Drought, Floods Slash Sri Lanka’s Rice Production, Threaten Food Security – UN

ROME, June 22 (Thomson Reuters Foundation) – A severe drought followed by floods has slashed agricultural production in Sri Lanka, leaving some 900,000 people facing food insecurity, the United Nations said, warning that without help the situation might further deteriorate.

Mahieash Johnney / Sri Lanka Red Cross Society / IFRC
Sri Lanka Red Cross volunteers engaging in the distribution of non food relief items once again in the district of Kalutara.

Production of rice, the country’s staple food, is forecast to drop almost 40 percent to 2.7 million tonnes in 2017, the U.N. Food and Agriculture Organization (FAO) and World Food Programme (WFP) said in a report on Thursday.

Other crops including pulses, chillies and onion are also expected to take a blow, it said.

Sri Lanka was hit by the worst drought in four decades last year, with poor rains continuing into 2017, causing many farmers to lose their crops and income, the agencies said.

In May, the situation was exacerbated by the worst torrential rains in 14 years, which triggered floods and landslides in the country’s southwest, killing some 200 people and forcing many from their homes.

But in drought-affected areas in the north, rains were not sufficient to replenish reservoirs, and the second 2017 rice paddy harvest is expected to be at least 24 percent lower than last year’s, said FAO official Cristina Coslet.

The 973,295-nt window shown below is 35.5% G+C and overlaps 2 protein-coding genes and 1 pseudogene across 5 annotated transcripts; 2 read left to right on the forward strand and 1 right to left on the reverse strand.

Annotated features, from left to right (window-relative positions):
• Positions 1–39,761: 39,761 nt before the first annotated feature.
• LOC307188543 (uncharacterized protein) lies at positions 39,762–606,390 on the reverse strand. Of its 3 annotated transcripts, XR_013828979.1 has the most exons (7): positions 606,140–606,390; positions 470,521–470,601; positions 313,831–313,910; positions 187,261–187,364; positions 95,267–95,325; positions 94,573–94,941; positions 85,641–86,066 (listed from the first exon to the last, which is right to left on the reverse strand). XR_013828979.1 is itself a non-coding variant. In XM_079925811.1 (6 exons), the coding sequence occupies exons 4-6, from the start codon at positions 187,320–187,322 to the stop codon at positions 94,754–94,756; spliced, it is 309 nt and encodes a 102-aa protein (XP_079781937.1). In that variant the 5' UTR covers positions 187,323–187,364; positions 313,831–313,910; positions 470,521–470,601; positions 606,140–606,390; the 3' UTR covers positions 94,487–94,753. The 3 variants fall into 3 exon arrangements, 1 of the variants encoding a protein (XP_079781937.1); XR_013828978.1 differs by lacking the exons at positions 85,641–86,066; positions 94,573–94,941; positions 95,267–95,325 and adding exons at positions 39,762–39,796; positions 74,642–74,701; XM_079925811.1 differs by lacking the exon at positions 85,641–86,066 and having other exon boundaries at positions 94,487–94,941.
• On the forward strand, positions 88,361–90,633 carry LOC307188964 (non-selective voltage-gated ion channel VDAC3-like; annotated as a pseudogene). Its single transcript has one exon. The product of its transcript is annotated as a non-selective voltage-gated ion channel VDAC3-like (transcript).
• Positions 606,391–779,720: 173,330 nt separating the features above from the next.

“The level of water in irrigation reservoirs is still well below the average,” she told the Thomson Reuters Foundation by phone.

Some 225,000 households – or 900,000 people – face food insecurity, and have been forced to eat less and lower quality food, the report said.

Unable to grow their own crops, many families have to buy food at local markets where prices have spiked due to the crisis, it said.

FAO and WFP said seeds, equipment, irrigation support, and cash assistance are urgently needed to help farmers in the next planting season starting in September, and to prevent conditions from deteriorating.

“If (the planting season) fails the situation will worsen a lot for the families affected,” Coslet said.

Reporting by Umberto Bacchi @UmbertoBacchi, editing by Alisa Tang for the Thomson Reuters Foundation, the charitable arm of Thomson Reuters.